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Bipartisan Senate Bill Could Reschedule Cannabis

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Politics

Bipartisan Senate Bill Could Reschedule Cannabis

A landmark bill has been submitted by three U.S. Senators that would mark yet another highly significant win for cannabis culture in this ever-changing time in marijuana history. Republican Senator Rand Paul and Democratic Senators Cory Booker and Kirsten Gillibrand have all banded together to introduce The Compassionate Access, Research Expansion and Respect States (CARERS) Act.

The bill would end the federal ban on cannabis and reduce its status from a Schedule I substance to a Schedule II substance. With these changes, researchers would have more access to the plant for experiments, physicians could openly recommend cannabis as treatment and banks would be able to legally provide service to businesses.

“This bipartisan legislation allows states to set their own medical marijuana policies and ends the criminalization of patients, their families, and the caregivers and dispensary owners and employees who provide them their medicine,” said Michael Collins, the policy manager for the Drug Policy Alliance.

During a live stream held today, patients came forward to express the urgent need for the the shift in cannabis policy. They shared their personal stories, recounting the numerous treatments they’ve attempted before coming to cannabis as a healing aid. The tales pain, loss of mobility, spasms and nausea shed light to the importance of providing safe, legal access to cannabis.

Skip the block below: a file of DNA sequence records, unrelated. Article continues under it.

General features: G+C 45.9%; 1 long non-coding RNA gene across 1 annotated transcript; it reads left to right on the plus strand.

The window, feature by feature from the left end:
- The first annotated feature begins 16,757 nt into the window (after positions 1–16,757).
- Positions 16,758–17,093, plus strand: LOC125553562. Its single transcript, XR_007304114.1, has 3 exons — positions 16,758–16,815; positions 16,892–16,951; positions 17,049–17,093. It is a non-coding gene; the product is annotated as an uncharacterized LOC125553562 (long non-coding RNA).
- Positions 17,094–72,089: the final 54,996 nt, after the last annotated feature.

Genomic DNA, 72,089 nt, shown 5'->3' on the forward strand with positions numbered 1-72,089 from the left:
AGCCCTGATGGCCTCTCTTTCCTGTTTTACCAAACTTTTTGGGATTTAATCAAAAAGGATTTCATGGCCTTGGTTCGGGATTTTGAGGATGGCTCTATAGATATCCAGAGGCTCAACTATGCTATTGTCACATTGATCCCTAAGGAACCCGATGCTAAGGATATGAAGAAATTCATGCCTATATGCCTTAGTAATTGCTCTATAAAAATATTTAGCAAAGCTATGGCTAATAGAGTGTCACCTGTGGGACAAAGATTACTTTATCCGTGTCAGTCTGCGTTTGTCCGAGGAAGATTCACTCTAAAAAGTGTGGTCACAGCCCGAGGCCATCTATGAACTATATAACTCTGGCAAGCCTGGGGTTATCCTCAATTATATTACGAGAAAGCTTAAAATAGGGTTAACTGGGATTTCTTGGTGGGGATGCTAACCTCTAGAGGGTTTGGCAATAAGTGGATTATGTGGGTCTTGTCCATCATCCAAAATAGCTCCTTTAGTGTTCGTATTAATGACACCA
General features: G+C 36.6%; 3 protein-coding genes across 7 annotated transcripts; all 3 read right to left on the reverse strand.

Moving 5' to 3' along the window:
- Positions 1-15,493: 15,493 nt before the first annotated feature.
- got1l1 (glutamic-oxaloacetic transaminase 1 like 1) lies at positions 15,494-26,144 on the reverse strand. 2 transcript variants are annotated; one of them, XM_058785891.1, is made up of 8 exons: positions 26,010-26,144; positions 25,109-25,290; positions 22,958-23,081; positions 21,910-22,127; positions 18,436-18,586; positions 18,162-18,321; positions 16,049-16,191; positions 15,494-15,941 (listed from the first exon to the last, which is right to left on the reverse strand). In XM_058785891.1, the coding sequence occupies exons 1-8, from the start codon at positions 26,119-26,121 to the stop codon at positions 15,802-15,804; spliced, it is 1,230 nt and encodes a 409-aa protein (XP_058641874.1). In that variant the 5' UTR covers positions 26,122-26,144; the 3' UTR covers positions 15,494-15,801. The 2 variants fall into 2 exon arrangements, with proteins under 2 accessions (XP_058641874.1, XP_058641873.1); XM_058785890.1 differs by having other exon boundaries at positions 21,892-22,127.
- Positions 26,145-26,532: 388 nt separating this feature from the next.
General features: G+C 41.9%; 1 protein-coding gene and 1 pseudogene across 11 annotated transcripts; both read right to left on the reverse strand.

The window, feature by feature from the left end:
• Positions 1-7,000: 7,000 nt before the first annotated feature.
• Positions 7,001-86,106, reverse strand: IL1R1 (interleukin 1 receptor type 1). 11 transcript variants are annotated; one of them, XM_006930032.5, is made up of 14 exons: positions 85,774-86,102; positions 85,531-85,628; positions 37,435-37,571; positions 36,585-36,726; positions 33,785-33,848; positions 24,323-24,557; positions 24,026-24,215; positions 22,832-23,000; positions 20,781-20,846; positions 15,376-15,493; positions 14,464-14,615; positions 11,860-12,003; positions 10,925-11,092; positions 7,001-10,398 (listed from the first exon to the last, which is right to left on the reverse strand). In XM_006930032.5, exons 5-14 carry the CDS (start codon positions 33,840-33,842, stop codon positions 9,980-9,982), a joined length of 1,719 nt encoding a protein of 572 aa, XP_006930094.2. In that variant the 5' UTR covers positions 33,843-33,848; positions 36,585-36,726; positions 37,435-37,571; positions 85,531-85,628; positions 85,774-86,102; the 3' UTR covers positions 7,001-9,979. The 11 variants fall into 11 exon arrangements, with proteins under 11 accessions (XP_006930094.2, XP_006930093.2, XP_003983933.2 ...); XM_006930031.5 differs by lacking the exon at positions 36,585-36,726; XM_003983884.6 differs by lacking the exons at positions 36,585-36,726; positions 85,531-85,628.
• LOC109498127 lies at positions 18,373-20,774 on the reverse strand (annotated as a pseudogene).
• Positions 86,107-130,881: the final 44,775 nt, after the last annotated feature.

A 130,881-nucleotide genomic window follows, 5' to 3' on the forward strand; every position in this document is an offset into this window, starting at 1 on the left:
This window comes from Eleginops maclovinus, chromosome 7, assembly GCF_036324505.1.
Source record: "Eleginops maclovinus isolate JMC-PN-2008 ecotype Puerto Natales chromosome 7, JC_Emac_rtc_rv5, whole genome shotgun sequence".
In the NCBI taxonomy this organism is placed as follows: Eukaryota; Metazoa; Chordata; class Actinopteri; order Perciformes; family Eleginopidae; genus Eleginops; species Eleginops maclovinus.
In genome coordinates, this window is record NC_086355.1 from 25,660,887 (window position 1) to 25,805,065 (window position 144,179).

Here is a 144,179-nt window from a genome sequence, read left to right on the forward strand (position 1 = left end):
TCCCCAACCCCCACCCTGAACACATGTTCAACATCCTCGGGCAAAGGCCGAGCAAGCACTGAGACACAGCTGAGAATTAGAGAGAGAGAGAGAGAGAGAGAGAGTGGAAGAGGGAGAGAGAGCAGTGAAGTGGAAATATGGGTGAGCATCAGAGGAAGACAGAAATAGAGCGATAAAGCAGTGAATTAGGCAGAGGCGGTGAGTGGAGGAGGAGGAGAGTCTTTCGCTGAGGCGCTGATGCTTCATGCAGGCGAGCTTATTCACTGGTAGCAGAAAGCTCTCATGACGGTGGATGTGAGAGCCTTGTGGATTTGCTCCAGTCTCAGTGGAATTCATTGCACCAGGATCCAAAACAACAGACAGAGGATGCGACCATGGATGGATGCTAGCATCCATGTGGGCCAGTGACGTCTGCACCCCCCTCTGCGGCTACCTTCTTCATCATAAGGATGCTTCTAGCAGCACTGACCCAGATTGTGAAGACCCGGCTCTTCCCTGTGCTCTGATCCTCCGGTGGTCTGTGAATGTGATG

“The voices of families and veterans and others affected are the most powerful and speak to the common sense of this legislation,” Booker proudly said.

What do you think? Should cannabis be rescheduled? Tell us in the comments below.

1 Comment

1 Comment

  1. Brandon Dale Alday

    March 27, 2015 at 9:10 am

    I was in Colorado when the 6 months anniversary of the legalisation happened. I had the opportunity to speak with a local policeman and he stated that his job was completely different since pot was legalized. He stated that he and his department were surprised by the way the public treated them now vs before and their work load was significantly reduced.
    Based on those facts alone I believe pot should be legalized just to stop the violence between police and the general public. What better way to end violence than to share a joint with a cop instead of a bullet? Arrests are down in the state’s that have lifted the ban, another point. Finally we don’t know the curative properties fully yet but myself personally I am a veteran of the US Navy and I am psychotic with a severe disrespect for authority syndrome. The only way I keep myself in check is with pot.I also have a hiatial hernia and pot helps me get and keep food down without the skeletal issues associated with nexium.

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